Billy Micard: A Frazier Thompson Award reflection

Author: Billy Micard

Billy Picture

This summer I was fortunate enough to study abroad in Brazil with the help of Frazier Thompson. Going to Brazil was a dream come true because I grew up admiring Brazilian soccer stars such as Ronaldinho and Kaká. As a young child in Haiti, I was never really aware of the poor conditions of my country, but whenever the Brazilian national team would play I would be glued to the TV and in a way they inspired me to  dream. Going to Brazil was just something that had just made sense to me; I wanted to visit the country that helped me so much as a child. I  have never felt so drawn to a place like that, and I am so delighted to say that Brazil did not disappoint.

From the moment I stepped foot in the country I felt welcome. Brazilian people are some of the nicest people I have ever met, they truly embraced me as one of their own. Many actually thought that I was Brazilian, which was truly an honor. The trip allowed me to see the many sides of Brazil, the good and some of the bad. The course I took in Brazil was called, "Brazil: A Social Mosaic" and it gave me an in depth look into the history of Brazil from its colonial past to its waves of migration. Learning about Brazil’s history allowed me to compare Brazil to the United States (where I live) and South Africa (where I went for my sophomore study abroad trip) in terms of progress and especially in regards to race. I found it interesting that Brazil is such a mixed country and many people think that racism doesn't exist because of this mixture or what Brazilians call Mesticagem. This pales in comparison to the United States where most things are racially classified as black and white for the most part. I found these nuances on race and how it differs from country to country interesting, however I found the Brazilian myth of a Racial Democracy to be dangerous because in Brazil the elites and those in power did not look like most of the people that I encountered. So what worries me is that in countries that say they are color blind or too mixed to be racist, the injustices that happen to people of color go unnoticed because there is no name by which to call out these systemic inequities.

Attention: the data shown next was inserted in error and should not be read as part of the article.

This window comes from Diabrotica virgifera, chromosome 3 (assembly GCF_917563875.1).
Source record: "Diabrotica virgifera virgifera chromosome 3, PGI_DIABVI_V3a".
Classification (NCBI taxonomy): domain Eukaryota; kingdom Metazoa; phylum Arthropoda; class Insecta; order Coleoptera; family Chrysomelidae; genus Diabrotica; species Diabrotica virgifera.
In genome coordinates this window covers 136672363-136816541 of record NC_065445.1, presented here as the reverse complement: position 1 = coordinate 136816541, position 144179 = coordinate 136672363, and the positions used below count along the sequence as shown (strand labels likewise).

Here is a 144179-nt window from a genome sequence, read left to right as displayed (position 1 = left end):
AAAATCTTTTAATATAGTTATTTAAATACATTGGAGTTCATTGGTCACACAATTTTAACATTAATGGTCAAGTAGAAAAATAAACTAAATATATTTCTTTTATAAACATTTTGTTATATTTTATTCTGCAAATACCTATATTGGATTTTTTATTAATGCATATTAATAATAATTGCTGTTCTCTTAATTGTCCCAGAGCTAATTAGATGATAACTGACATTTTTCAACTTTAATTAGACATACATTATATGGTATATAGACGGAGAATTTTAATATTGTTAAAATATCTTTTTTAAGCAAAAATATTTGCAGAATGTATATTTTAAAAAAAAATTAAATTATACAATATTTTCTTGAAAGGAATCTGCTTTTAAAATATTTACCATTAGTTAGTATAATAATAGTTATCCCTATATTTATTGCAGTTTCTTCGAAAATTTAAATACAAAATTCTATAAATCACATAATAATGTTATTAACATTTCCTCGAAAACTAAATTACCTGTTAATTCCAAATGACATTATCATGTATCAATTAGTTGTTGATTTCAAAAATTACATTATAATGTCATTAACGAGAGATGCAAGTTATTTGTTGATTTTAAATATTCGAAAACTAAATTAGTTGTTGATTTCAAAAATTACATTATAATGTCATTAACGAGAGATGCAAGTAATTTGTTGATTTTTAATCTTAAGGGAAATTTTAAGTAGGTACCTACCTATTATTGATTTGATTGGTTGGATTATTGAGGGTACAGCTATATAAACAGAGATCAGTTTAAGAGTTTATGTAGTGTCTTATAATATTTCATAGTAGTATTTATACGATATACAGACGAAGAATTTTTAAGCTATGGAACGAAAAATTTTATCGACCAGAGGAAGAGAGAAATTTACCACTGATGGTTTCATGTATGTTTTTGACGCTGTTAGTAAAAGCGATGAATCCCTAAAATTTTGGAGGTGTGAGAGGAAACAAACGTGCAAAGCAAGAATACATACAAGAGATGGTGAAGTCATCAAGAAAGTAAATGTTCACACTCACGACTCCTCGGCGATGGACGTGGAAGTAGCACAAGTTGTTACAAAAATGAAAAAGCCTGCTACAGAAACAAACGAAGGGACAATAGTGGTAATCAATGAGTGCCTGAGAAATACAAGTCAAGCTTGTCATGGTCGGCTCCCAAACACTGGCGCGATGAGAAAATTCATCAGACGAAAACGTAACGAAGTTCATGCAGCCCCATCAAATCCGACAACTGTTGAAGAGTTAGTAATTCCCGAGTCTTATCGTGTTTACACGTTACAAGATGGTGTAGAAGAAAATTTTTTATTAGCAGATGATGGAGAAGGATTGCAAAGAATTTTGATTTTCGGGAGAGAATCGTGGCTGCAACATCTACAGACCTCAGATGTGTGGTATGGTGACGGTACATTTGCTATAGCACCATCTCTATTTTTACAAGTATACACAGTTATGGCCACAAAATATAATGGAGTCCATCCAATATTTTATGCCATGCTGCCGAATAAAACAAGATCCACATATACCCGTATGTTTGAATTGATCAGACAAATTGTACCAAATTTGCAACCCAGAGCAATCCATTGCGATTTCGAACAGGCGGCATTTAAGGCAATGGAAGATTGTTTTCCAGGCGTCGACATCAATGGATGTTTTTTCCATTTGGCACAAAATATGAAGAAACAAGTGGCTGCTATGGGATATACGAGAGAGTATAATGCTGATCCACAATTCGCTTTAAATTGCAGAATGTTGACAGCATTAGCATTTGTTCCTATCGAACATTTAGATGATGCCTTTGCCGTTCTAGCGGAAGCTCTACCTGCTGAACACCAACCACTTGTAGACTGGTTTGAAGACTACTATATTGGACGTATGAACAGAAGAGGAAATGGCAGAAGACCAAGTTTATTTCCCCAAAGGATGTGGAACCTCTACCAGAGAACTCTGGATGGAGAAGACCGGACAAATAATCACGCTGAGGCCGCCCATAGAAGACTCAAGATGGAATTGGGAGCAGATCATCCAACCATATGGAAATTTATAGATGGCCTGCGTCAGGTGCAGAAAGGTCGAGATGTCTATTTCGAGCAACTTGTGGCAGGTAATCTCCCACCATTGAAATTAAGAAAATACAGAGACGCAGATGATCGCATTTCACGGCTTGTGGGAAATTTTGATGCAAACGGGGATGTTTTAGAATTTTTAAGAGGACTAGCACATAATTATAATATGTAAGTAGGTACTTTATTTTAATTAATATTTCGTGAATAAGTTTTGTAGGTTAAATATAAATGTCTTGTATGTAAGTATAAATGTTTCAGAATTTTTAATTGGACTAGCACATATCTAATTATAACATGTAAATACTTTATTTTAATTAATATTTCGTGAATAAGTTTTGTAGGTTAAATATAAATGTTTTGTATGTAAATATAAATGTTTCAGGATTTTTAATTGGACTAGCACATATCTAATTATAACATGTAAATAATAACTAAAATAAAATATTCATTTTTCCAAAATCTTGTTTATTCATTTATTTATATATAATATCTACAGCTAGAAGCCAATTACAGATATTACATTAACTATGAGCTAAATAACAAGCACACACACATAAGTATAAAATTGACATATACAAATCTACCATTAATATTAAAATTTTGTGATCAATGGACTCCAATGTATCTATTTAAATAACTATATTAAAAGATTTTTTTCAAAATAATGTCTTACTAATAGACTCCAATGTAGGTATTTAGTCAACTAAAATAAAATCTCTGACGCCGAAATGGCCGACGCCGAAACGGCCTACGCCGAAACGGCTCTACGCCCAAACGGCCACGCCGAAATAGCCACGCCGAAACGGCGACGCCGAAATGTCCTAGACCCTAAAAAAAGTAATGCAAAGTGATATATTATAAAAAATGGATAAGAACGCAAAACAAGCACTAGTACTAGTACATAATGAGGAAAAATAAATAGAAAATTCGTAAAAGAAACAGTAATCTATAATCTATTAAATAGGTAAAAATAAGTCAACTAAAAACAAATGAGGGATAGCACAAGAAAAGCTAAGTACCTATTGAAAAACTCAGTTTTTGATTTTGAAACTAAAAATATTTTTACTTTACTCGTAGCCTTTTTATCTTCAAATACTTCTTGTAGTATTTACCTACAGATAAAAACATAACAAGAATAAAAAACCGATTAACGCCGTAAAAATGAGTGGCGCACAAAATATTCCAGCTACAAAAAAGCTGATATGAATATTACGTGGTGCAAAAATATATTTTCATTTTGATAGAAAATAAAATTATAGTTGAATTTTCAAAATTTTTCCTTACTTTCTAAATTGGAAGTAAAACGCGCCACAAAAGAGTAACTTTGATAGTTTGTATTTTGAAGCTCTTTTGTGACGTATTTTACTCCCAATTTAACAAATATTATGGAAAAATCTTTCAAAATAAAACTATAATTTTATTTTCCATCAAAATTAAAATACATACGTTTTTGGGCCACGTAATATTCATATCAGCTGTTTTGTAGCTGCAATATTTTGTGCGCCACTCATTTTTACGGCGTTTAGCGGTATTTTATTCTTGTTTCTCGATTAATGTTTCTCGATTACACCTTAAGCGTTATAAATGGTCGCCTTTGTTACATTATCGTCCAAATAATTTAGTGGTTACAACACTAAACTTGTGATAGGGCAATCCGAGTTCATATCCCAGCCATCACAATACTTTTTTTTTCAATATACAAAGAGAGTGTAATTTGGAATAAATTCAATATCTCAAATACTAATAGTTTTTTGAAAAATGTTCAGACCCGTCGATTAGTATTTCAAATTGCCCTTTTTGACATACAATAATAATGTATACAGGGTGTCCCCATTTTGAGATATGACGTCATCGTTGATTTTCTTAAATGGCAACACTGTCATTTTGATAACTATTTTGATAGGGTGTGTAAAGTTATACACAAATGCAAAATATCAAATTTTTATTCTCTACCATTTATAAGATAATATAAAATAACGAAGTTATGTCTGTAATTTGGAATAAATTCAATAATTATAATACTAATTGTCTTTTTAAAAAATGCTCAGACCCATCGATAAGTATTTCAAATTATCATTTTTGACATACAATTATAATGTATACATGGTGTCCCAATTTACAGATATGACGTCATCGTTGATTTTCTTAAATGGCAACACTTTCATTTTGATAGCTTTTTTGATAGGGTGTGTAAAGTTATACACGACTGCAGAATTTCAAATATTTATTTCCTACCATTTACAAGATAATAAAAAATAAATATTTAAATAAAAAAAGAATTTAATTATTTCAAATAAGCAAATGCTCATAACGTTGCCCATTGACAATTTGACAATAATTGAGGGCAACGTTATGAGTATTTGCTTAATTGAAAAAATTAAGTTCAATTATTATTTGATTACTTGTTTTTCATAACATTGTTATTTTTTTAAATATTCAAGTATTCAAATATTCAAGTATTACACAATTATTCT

Aside from the new perspectives on race that I gained, the most meaningful part of my trip to Brazil was getting to interact with people who founded Non-Governmental Organizations that helped out those in the favelas or those of lower socioeconomic status. It was touching to see the founders of these NGOs working with such empathy and fighting to change the way people in the favelas are treated and providing opportunities for them that wouldn’t exist otherwise. It really solidified that I want to someday be able to give back to those who are overlooked in society, and maybe even establish my own organization for doing so. I was given a chance to be something in my life, but that wasn’t always the case so I want to be able to give that chance to others like myself.